I’m a fan of this sentiment. Think about when the devs of Wildstar catered to that core vocal group and didn’t care about anyone else playing the game? Remind me where they are now? It goes to show that by being more diverse, you can create better worlds, better stories and overall better games. I hope this is the sort of philosophy developers adopt in the future, and we’ll see some awesome stuff as a result.

TWR: Looking Ahead to Magic Fest Vegas

It’s exactly 7 days until MagicFest Las Vegas kicks off, and I recently found out I’ve been approved for my vacation days, so I’m beyond hyped to be going to the Vegas convention for the second year in a row! You can read about my thoughts for the 2018 edition over here. I thought I’d take a look at the things that are different this year as opposed to last year and what I’m really looking forward to. If you are unfamiliar with MTG events, many of them are run by Channel Fireball, and you can get a ton of useful information over here. Regular readers will know that I’m primarily a Commander/EDH player, and this year there is a big portion of the convention devoted to Commander. As usual, the event features merchants buying/selling cards, professional tournaments, on-demand drafts and things, and casual tables to meet other players. What’s different this year, is a group of events hosted by the Command Zone podcast guys (one of which I met last year at the convention). The casual area is called the command zone this year, and there is a pass to have unlimited access to this area, but it also comes with the following perks:

  • 4-Day access to the Command Zone: Premium Casual Play Area with comfortable seating & table space, access to special guests & fellow Commander fans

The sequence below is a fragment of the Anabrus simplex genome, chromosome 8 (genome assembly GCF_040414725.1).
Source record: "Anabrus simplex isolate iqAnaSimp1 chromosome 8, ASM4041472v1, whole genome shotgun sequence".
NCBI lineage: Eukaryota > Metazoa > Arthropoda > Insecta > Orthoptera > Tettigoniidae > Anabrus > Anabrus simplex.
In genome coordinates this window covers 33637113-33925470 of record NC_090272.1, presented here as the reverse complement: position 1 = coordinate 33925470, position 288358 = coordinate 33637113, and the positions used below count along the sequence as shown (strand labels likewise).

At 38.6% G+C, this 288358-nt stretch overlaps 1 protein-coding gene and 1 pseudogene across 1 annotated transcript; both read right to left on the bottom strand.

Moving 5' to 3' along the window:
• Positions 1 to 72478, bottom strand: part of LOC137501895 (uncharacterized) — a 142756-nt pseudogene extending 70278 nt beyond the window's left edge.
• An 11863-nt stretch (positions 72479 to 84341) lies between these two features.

• 4 On-Demand Commander Events

  • FOIL Sol Ring Promo!

  • CFB Deckbox

This pass ran between $80-100, and from what I can recall last year the on-demand commander events were in the $15-20 ball park on their own. I’m sure the judge promo sol ring will be worth some money in the future (though I intend to hang onto it) and deckboxes are worth a few bucks as well. It seems to be worth the value. Check out the sol ring, it’s super nice!

Zur definitely wants this version in th deck, as it’s my most “pimped out” project (and most expensive). There is also a commander fanatic pass that gets you extra on-demand stuff along with a promo lightning bolt and playmat, but it’s an additional $75 on top of what I had already paid, so I passed. Another additional add on was the commander party on Friday night, which I was sort of interested in, but I decided to try and cut down my expenses for the long weekend. It was an additional $60 and gets you one of the C19 Precons at random, another non-foil sol ring promo and some other goodies. My friend ended up getting in on that, but I passed as well. I have been putting money aside for the trip, but between the room for three nights, gas to and from, food for most of four days, the command zone pass I already grabbed, and anything else I might want/need while I’m out of state means I can’t go too crazy. I’m also hoping to hit the LGS where my friend that lives out there goes to, and hitting the strip to gamble a little and hopefully hit something that basically pays for the trip. A couple hundred of bucks would be well enough.

Last time I managed to spend under $200 for the entire trip, but this time around I know that I’m going to spend more just because there are new options this year but also I have been saving for a couple of months to have a splashier time. It’s gonna be a blast one way or the other and excitement is starting to set in. Have you gone to a convention for something that you’re really into? Share your stories in the comments, or feel free to spin off a blog post of your own!

The War Report: Ninja Update